Washington — The World Bank's Board of Executive Directors today approved a US$100 million grant to the Republic of Burundi to finance the Jiji and Mulembwe hydropower project.
Only four percent of Burundi's 10 million people currently have access to electricity, marking some of the lowest access rates anywhere in the world.
As Burundi grows, its demand for electricity is surging, and is expected to grow from 46 megawatts (MW) in 2012 to 92 MW by 2018, reaching a high of 192 MW by 2025.
"My government has resolved to increase energy supply for economic growth, jobs and the well-being of all Burundians," said H.E. Come Manirakiza, Minister for Energy and Mines, Burundi. "I would like to thank the World Bank for supporting this energy project that will be developed in an environmentally and socially responsible manner."
The Jiji-Mulembwe hydropower project will finance construction of two hydro stations of combined 48 MW of capacity that will produce badly-needed electricity.
The two stations - one on the Jiji River and the other on the Mulembwe River - will be located about five kilometers apart. The Jiji is a tributary of the Mulembwe River which flows into Lake Tanganyika.
On Jiji, plans are for a 13.5-meter high concrete dam to be built, producing a small 80,000-cubic meter reservoir. On the Mulembwe River, a 14-meter high concrete dam will be built to hold 40,000 cubic meters of water.
The Jiji-Mulembwe hydropower project will produce electricity at US$0.10 per kilowatt hour, and replace electricity produced from alternate sources such as diesel generators that are polluting, more costly (about US$0.40 per kWh) and depend on imported fossil fuels trucked overland from distant ports in Kenya and Tanzania.
"By developing hydropower responsibly, the World Bank can contribute to peace and stability in the wider Great Lakes region," said Makhtar Diop, World Bank Vice President for Africa. "The Jiji-Mulembwe hydropower project will deliver clean, low-cost hydropower, and development impact for Burundi, while also protecting the environment."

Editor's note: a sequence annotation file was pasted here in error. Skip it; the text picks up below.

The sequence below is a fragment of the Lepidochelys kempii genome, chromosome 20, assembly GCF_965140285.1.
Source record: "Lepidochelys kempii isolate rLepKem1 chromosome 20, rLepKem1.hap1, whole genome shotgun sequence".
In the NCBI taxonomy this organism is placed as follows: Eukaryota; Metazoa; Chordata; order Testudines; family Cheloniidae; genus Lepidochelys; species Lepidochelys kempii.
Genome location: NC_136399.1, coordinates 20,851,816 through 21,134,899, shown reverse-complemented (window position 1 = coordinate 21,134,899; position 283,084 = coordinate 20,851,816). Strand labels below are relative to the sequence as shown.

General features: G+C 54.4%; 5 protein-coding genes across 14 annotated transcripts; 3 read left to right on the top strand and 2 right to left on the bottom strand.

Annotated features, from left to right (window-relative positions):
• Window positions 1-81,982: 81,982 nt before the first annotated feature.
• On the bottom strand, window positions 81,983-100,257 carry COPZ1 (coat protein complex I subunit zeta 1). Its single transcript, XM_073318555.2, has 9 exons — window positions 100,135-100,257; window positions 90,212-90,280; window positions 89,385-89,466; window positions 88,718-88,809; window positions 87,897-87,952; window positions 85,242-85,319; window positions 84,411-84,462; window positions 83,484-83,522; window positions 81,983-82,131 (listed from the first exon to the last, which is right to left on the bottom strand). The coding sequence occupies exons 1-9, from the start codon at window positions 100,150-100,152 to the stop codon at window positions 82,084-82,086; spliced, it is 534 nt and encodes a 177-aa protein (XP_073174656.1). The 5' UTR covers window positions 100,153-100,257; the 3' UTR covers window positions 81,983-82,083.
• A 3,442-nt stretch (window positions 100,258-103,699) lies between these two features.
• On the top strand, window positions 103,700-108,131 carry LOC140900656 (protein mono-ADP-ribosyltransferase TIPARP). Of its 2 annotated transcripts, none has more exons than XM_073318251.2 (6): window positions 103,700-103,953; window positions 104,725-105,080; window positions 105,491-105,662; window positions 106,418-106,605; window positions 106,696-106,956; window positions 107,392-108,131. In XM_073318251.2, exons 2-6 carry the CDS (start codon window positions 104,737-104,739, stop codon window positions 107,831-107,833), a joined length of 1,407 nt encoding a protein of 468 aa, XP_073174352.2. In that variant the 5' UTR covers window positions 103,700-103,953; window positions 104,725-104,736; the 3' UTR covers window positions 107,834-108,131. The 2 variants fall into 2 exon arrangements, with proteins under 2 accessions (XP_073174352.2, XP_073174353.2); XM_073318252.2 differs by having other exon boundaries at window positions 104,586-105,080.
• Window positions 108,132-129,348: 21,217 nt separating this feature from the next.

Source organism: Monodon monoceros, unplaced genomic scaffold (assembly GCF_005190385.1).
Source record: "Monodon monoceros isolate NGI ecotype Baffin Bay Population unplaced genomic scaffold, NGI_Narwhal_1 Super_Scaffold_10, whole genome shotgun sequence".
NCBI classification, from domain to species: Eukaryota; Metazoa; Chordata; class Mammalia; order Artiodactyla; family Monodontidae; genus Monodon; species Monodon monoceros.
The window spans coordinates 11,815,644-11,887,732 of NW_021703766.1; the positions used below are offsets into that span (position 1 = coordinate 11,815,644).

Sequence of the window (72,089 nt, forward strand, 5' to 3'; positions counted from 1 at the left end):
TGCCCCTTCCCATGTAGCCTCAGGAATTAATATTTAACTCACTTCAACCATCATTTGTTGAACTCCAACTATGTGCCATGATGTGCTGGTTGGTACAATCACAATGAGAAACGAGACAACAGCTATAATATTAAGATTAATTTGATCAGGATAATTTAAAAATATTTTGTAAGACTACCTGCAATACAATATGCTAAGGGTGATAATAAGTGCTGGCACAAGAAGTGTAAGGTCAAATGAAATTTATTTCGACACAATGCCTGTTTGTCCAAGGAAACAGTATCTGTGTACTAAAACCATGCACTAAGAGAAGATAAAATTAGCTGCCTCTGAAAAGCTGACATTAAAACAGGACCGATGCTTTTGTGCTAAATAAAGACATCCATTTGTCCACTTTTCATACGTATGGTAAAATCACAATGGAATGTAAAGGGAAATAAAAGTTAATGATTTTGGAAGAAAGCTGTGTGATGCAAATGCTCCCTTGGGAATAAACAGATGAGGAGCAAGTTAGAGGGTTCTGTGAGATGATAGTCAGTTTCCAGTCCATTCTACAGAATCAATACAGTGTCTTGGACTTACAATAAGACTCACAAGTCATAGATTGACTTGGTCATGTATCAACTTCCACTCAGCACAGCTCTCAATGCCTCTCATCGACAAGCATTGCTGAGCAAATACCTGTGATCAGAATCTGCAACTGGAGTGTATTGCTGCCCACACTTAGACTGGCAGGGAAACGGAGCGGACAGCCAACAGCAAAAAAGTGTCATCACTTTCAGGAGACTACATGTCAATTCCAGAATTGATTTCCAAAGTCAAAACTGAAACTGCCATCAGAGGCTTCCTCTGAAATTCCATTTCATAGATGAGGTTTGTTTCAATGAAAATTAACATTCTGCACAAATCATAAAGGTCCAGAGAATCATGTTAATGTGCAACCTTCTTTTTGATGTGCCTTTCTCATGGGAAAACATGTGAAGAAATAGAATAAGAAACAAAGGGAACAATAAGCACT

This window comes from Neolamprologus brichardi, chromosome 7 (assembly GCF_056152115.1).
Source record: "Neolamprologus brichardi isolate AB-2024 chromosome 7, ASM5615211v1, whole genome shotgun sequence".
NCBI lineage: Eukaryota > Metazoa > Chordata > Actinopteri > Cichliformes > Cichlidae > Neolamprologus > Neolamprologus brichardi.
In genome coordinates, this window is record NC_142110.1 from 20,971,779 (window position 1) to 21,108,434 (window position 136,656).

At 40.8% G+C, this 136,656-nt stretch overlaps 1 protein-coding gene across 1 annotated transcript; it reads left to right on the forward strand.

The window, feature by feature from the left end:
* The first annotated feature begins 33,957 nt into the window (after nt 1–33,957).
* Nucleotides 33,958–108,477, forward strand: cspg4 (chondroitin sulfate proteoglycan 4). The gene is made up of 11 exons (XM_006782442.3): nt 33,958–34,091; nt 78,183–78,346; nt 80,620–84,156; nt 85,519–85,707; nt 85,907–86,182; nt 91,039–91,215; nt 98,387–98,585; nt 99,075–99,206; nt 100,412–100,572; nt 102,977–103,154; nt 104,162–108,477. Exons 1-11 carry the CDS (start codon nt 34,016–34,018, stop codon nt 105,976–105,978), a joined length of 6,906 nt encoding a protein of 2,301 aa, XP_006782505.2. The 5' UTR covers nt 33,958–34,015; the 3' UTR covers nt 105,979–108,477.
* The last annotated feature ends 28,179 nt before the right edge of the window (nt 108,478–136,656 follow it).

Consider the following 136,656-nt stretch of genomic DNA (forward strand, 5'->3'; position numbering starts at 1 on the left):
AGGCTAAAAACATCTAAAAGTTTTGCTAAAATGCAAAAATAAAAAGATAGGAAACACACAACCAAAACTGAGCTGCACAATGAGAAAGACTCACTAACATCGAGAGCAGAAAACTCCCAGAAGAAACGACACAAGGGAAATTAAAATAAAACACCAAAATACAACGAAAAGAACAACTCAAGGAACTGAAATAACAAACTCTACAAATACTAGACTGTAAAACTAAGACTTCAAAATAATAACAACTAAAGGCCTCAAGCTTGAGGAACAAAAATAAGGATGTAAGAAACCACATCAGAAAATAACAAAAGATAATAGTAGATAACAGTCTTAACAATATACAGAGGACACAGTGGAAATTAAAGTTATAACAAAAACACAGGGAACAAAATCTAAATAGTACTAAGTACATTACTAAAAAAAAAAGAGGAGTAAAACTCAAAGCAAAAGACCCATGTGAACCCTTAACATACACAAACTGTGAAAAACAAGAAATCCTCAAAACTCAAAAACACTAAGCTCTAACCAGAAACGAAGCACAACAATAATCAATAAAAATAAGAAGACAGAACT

The grant funding of US$100 million is provided by the International Development Association (IDA*). The overall cost of the project is estimated at US$270 million and will be financed by the Government and development partners.
The project preparation was marked by extensive consultations with local communities where the feedback was clear and unambiguous: energy is needed for jobs, businesses and industry so that the economy is more competitive.
"Today's decision marks a major milestone in supporting the easing of Burundi's energy crisis," said Jamal Saghir, World Bank Director for Sustainable Development in the Africa Region. "We look forward to effective implementation so that the project can deliver lasting development benefits to the people of Burundi and help achieve the goals of the Sustainable Energy for All initiative."
The World Bank's International Development Association (IDA), established in 1960, helps the world's poorest countries by providing loans (called "credits") and grants for projects and programs that boost economic growth, reduce poverty, and improve poor people's lives.
IDA is one of the largest sources of assistance for the world's 82 poorest countries, 40 of which are in Africa. Resources from IDA bring positive change for 2.5 billion people living on less than $2 a day. Since 1960, IDA has supported development work in 108 countries.
Annual commitments have increased steadily and averaged about $15 billion over the last three years, with about 50 percent of commitments going to Africa.